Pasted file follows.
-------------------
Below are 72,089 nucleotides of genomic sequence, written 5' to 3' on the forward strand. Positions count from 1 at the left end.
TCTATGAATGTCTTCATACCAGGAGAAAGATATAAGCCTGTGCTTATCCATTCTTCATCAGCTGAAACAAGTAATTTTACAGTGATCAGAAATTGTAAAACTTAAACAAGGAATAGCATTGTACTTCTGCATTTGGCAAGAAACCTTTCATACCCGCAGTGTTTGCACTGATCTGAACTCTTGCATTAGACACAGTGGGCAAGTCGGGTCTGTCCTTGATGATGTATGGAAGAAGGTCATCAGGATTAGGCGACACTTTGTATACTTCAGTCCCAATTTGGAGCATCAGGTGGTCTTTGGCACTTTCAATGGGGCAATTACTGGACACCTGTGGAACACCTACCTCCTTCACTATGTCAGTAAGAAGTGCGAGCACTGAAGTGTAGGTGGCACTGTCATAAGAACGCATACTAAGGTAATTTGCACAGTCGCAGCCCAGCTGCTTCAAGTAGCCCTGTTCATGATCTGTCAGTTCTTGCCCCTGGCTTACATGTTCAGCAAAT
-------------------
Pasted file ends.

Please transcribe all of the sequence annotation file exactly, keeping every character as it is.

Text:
Below are 72,089 nucleotides of genomic sequence, written 5' to 3' on the forward strand. Positions count from 1 at the left end.
TCTATGAATGTCTTCATACCAGGAGAAAGATATAAGCCTGTGCTTATCCATTCTTCATCAGCTGAAACAAGTAATTTTACAGTGATCAGAAATTGTAAAACTTAAACAAGGAATAGCATTGTACTTCTGCATTTGGCAAGAAACCTTTCATACCCGCAGTGTTTGCACTGATCTGAACTCTTGCATTAGACACAGTGGGCAAGTCGGGTCTGTCCTTGATGATGTATGGAAGAAGGTCATCAGGATTAGGCGACACTTTGTATACTTCAGTCCCAATTTGGAGCATCAGGTGGTCTTTGGCACTTTCAATGGGGCAATTACTGGACACCTGTGGAACACCTACCTCCTTCACTATGTCAGTAAGAAGTGCGAGCACTGAAGTGTAGGTGGCACTGTCATAAGAACGCATACTAAGGTAATTTGCACAGTCGCAGCCCAGCTGCTTCAAGTAGCCCTGTTCATGATCTGTCAGTTCTTGCCCCTGGCTTACATGTTCAGCAAAT